One of the more poignant passages in The Namesake occurs in Chapter 3, which describes Ashima and Ashoke's adjustments to life in the college town just outside Boston where they live, and where they are raising their two children, Gogol and Sonia. It's a touching, beautiful evocation of the way immigrants become, to a degree, Americanized, yet retain much of their own culture, flavoring the rituals and customs of American life with something all their own. And it also describes the inevitable gulf I've mentioned before that is growing between these Bengalis and their American children.
Their garage, like every other, contains shovels and pruning shears and a shed. They purchase a barbecue for tandoori on the porch in summer. Each step, each acquisition, no matter how small, involves deliberation, consultation with Bengali friends. Was there a difference between a plastic rake and a metal one? Which was preferable, a live Christmas tree or an artificial one? They learn to roast turkeys, albeit rubbed with garlic and cumin and cayenne, at Thanksgiving, to nail a wreath to their door in December, to wrap woolen scarves around snowmen, to color boiled eggs violet and pink at Easter and hide them around the house. For the sake of Sonia and Gogol they celebrate, with progressively increasing fanfare, the birth of Christ, an event the children look forward to far more than the worship of Durga and Saraswati. During pujos, scheduled for convenience on two Saturdays a year, Gogol and Sonia are dragged to a high school or a Knights of Columbus hall overtaken by Bengalis, where they are required to throw marigold petals at a cardboard effigy of a goddess and eat bland vegetarian food. It can't compare to Christmas, when they hang stockings on the fireplace mantel, and set out cookies and milk for Santa Claus, and receive heaps of presents, and stay home from school....In the supermarket they let Gogol fill the cart with items that he and Sonia, but not they, consume: individually wrapped slices of cheese, mayonnaise, tuna fish, hot dogs.....At his [Gogol's] insistence, she [Ashima] concedes and makes him an American dinner once a week as a treat, Shake n' Bake chicken or Hamburger Helper prepared with ground lamb...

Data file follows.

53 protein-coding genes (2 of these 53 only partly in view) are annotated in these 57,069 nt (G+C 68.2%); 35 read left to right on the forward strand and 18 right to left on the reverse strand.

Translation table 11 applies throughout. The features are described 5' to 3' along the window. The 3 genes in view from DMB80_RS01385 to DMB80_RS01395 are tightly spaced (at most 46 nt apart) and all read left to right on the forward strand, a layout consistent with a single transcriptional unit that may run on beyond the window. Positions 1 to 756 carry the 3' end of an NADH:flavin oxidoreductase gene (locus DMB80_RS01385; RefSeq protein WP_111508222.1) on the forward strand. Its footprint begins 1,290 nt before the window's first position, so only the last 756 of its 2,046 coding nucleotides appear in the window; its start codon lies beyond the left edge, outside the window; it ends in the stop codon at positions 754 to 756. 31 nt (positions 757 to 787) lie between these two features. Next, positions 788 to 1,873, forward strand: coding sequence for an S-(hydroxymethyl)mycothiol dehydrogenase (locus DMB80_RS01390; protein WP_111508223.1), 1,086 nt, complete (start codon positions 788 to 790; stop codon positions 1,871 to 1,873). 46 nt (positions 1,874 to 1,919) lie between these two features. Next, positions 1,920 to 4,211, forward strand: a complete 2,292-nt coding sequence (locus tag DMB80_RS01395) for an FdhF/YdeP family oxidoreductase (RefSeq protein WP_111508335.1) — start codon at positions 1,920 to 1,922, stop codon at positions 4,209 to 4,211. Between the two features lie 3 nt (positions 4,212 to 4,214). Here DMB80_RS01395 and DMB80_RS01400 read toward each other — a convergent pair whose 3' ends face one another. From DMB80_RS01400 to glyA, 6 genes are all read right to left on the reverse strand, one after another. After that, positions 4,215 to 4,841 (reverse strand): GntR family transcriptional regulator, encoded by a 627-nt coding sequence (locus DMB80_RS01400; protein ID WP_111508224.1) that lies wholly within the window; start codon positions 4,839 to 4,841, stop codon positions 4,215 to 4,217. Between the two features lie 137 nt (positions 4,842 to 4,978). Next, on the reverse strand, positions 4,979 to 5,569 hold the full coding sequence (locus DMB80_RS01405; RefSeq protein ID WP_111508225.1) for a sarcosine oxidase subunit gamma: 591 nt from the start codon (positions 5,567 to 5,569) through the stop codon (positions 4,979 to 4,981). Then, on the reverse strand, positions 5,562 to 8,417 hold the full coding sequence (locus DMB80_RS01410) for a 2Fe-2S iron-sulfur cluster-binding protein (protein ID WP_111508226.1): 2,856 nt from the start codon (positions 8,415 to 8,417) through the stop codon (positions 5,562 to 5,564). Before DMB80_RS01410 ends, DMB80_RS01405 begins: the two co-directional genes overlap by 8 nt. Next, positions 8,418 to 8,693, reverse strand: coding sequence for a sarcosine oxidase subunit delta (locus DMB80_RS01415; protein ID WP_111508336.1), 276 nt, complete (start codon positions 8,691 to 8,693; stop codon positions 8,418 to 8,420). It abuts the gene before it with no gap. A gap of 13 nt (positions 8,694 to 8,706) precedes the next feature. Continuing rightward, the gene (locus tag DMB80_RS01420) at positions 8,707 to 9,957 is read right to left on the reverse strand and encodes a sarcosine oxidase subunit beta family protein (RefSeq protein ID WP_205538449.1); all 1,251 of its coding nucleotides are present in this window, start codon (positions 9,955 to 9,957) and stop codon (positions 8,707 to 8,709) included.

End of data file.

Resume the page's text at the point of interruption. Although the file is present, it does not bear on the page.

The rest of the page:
And this passage slays me:
When Gogol is in third grade, they send him to Bengali language and culture classes every other Saturday, held in the home of one of their friends. For when Ashima and Ashoke close their eyes it never fails to unsettle them, that their children sound just like Americans, conversing expertly in a language that still at times confounds them, in accents they are accustomed not to trust.
Lahiri captures exactly how Ashima and Ashoke feel in their faltering steps to lead American lives, and yet expresses how much they will always feel Bengali. To must of us, purchasing a rake is a no-brainer. Not for Ashoke and Ashima: Each step, each acquisition, no matter how small, involves deliberation, consultation with Bengali friends. This is all new to them. Even one of the most trivial acts of suburban life is a small step into the unknown for them, and it's very telling that they will ask only Bengali friends what they should do. They don't trust their WASP friends enough to ask them about even such simple matters—if they have any WASP friends, that is.
And they adopt even some of the most bizarre North American customs: They learn...to nail a wreath to their door in December, to wrap woolen scarves around snowmen, to color boiled eggs violet and pink at Easter and hide them around the house... Can you imagine how surreal it must feel to a pair of Bengalis to be doing things like this? They're from a tropical climate, and now they're making snowmen—and putting clothes on them. And even native-born Americans should consider coloring eggs and hiding them strange, because let's face it, it's a weird thing to do.
And I love the emphasis on food in this passage, illustrating how profound a role food plays in expressing national identity. For example, the Gangulis give in to the American custom of roasting a turkey for Thanksgiving, but they add a Bengali twist—garlic, cumin and cayenne. I've never eaten a turkey roasted with garlic, cumin and cayenne, but it sounds delicious. Sadly for Ashima and Ashoke, their children have an unabashed preference for American food at its processed worst: individually wrapped slices of cheese, hot dogs, Hamburger Helper.
And then there's the tinge of sadness about this passage. Ashima and Ashoke try to maintain their culture in America, but in so many ways they're failing. Instead of the brightly-colored statues of Saraswati that are honored in the pujas (or pujos) back in Calcutta, the Gangulis have to make do with a cardboard cutout. I've read that in India children think the pujas for Saraswati and Durga are fun, maybe even the biggest event of the year, but Gogol and Sonia prefer Christmas. And most telling of all, Ashima and Ashoke feel the need to enroll Gogol in lessons in their native language:
when Ashima and Ashoke close their eyes it never fails to unsettle them, that their children sound just like Americans, conversing expertly in a language that still at times confounds them, in accents they are accustomed not to trust.
In so many ways, their children are strangers to them.